Tag Archives: The Lily

“Male Bloomers” in The Lily, 1854

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Under this head many of our brother editors are aiming their wit and ridicule at those gentlemen who have donned the Shawl as a comfortable article of wearing apparel in cold weather.

There is a class of men who seem to think it their especial business to superintend the wardrobes of both men and women, and if any dare to depart from their ideas of propriety, they forthwith launch out into all sorts of witticisms and hard names, and proclaim their opinions, their likes and dislikes, with all the importance of authorized dictators. As to the Shawl, it would be well if it could be banished from use entirely; as it is an inconvenient and injurious article of apparel, owing to its requiring both hands to keep it on, and thereby tending to contract the chest, and cause stooping shoulders.

American Fashions, 1849-50

American Fashions, 1849-50

But if worn at all, men have the same right to it that women have. If they find it comfortable, that is enough; and no one has a right to object to their wearing it because women wear shawls. The sack coats of the men, and the sacks of the women at the present time are cut very nearly after the same pattern. Both find them comfortable and convenient, without being burdensome. The hands are left free to swing at the sides, or use at pleasure, and the form may be carried erect, with shoulders thrown back and chest expanded. This is the most comfortable and useful garment for the street, for both men and women, ever introduced; — and must either dispense with this comfortable garment because it is worn by the other?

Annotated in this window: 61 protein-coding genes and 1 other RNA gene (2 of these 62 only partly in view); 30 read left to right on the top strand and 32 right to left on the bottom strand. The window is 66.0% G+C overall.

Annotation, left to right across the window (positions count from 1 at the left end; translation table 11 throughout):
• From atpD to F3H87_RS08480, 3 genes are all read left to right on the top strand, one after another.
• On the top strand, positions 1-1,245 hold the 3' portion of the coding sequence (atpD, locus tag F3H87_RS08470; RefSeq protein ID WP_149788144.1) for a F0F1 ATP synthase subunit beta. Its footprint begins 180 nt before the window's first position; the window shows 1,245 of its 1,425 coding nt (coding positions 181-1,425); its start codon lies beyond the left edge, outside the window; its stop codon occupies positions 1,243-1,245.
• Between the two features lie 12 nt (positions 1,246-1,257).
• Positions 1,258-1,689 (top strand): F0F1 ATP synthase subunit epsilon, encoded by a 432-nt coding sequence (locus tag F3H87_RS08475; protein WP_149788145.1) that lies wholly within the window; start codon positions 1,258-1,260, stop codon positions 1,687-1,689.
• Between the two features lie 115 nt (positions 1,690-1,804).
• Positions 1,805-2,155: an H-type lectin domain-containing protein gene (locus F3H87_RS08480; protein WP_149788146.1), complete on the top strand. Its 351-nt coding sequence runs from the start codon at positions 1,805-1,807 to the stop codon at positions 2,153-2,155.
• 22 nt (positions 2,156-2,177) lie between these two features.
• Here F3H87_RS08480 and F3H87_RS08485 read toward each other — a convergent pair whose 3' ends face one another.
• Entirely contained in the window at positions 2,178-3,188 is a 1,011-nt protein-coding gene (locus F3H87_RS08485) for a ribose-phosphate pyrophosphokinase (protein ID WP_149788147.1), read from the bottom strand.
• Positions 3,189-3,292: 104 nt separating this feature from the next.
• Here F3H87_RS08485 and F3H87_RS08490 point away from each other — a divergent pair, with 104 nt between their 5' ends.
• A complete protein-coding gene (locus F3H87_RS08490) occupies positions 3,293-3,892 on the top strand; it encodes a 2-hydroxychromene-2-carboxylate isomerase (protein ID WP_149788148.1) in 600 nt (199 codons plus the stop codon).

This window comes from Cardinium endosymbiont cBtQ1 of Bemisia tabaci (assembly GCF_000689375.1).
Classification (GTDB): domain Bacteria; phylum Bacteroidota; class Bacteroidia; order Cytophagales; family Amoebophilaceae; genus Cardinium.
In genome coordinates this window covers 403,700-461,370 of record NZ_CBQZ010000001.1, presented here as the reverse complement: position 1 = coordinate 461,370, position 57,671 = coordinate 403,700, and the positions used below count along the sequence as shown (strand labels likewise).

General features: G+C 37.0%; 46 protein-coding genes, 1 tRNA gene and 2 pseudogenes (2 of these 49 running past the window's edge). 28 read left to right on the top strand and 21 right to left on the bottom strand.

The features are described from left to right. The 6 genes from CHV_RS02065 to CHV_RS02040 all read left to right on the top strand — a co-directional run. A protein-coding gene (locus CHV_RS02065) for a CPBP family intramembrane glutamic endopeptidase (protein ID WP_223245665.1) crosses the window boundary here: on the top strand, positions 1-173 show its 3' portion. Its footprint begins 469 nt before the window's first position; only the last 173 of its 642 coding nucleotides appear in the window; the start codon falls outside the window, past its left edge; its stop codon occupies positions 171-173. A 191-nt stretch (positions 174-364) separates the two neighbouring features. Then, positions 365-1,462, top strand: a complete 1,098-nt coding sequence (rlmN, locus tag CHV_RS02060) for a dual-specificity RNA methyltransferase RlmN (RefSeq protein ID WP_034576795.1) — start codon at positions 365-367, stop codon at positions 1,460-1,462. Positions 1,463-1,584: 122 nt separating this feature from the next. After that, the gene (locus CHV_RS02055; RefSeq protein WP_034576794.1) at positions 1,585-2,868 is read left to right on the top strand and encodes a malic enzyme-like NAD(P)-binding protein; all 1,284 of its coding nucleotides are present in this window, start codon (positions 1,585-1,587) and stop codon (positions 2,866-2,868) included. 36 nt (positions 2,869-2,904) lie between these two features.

In the judgment of these teachers of propriety, one or the other sex should relinquish this coat, and some new style of overcoat be introduced for the party which is deprived of the privilege of wearing this one. There is the same reason for raising a cry about this garment, as about the shawl. Indeed, we think the shawl of right belongs to the men; as it answers so well to the description of the garment prescribed for them in Duet. 22. 12: “Thou shalt make thee fringes upon the four quarters of thy vesture wherewith thou coverest thyself.” True, men have departed from this injunction in former years, and resigned to woman the dress prescribed for themselves, and worn by their fathers in olden times. But that is no reason why they should not again resume it.

In our opinion people have a right to wear about what they please — what may suit their own wants, or their fancy; and while we claim the right to decide for ourself in our own case, we accord the largest liberty to our brothers and sisters in the same matter. Let each one study to please himself and herself, and –let other people mind their own business.

This item, and others like it, can be found in Accessible Archive’s Newspapers Collection. We can provide access to fully searchable newspapers by and for women including The Lily, The Revolution, and the National Citizen and Ballot Box.
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Lieutenant Madame Brulon: A Modern Heroine

The brilliant lady who writes to the Tribune from Paris over the signature of “Au Revoir,” expresses very naturally the force of habit in a kiss, by describing an embrace she received from a woman in masculine attire, the famous Madame Brulon, of the Hotel des Invalides. She says, “I feel a blush creeping to my cheeks as she kisses me and holds me in her cordial embrace, so much are we in the habit of believing that man walks in coat and pantaloons. If there is ‘safety in numbers,’ however, (as we are assured of there being, in kiss-dom) the lady is safe enough;” for in the same letter she says, “The Hotel des Invalides embraces what would compose quite an American village.” But this Madame Brulon is indeed a celebrity. Of such a heroine on pension it is well to repeat the history: